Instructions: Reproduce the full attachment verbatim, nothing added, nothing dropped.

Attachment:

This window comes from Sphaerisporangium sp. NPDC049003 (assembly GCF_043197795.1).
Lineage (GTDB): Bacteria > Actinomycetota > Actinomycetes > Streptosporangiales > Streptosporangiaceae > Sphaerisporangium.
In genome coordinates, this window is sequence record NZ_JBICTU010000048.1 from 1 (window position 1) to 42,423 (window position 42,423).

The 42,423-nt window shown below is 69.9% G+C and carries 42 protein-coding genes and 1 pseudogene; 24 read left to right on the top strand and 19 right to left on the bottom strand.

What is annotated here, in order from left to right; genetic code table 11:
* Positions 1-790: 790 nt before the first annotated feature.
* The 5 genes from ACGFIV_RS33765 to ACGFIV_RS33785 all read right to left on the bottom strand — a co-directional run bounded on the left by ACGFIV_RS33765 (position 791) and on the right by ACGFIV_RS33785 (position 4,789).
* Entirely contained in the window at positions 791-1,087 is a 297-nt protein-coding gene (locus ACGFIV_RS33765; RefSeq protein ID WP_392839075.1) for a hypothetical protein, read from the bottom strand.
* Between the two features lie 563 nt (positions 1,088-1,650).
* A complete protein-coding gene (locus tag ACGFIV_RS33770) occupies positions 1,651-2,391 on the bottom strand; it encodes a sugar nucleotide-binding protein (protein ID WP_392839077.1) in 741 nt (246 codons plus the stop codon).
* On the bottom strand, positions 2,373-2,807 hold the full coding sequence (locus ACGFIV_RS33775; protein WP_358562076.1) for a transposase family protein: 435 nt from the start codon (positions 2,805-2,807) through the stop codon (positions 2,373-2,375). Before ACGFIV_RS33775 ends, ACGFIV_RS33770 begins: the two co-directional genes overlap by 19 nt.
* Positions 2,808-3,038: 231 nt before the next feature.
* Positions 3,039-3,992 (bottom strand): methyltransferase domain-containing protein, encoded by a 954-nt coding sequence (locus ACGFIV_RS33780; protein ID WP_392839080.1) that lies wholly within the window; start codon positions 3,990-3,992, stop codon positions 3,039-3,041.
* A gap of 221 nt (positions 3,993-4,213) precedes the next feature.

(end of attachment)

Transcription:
This window comes from Sphaerisporangium sp. NPDC049003 (assembly GCF_043197795.1).
Lineage (GTDB): Bacteria > Actinomycetota > Actinomycetes > Streptosporangiales > Streptosporangiaceae > Sphaerisporangium.
In genome coordinates, this window is sequence record NZ_JBICTU010000048.1 from 1 (window position 1) to 42,423 (window position 42,423).

The 42,423-nt window shown below is 69.9% G+C and carries 42 protein-coding genes and 1 pseudogene; 24 read left to right on the top strand and 19 right to left on the bottom strand.

What is annotated here, in order from left to right; genetic code table 11:
* Positions 1-790: 790 nt before the first annotated feature.
* The 5 genes from ACGFIV_RS33765 to ACGFIV_RS33785 all read right to left on the bottom strand — a co-directional run bounded on the left by ACGFIV_RS33765 (position 791) and on the right by ACGFIV_RS33785 (position 4,789).
* Entirely contained in the window at positions 791-1,087 is a 297-nt protein-coding gene (locus ACGFIV_RS33765; RefSeq protein ID WP_392839075.1) for a hypothetical protein, read from the bottom strand.
* Between the two features lie 563 nt (positions 1,088-1,650).
* A complete protein-coding gene (locus tag ACGFIV_RS33770) occupies positions 1,651-2,391 on the bottom strand; it encodes a sugar nucleotide-binding protein (protein ID WP_392839077.1) in 741 nt (246 codons plus the stop codon).
* On the bottom strand, positions 2,373-2,807 hold the full coding sequence (locus ACGFIV_RS33775; protein WP_358562076.1) for a transposase family protein: 435 nt from the start codon (positions 2,805-2,807) through the stop codon (positions 2,373-2,375). Before ACGFIV_RS33775 ends, ACGFIV_RS33770 begins: the two co-directional genes overlap by 19 nt.
* Positions 2,808-3,038: 231 nt before the next feature.
* Positions 3,039-3,992 (bottom strand): methyltransferase domain-containing protein, encoded by a 954-nt coding sequence (locus ACGFIV_RS33780; protein ID WP_392839080.1) that lies wholly within the window; start codon positions 3,990-3,992, stop codon positions 3,039-3,041.
* A gap of 221 nt (positions 3,993-4,213) precedes the next feature.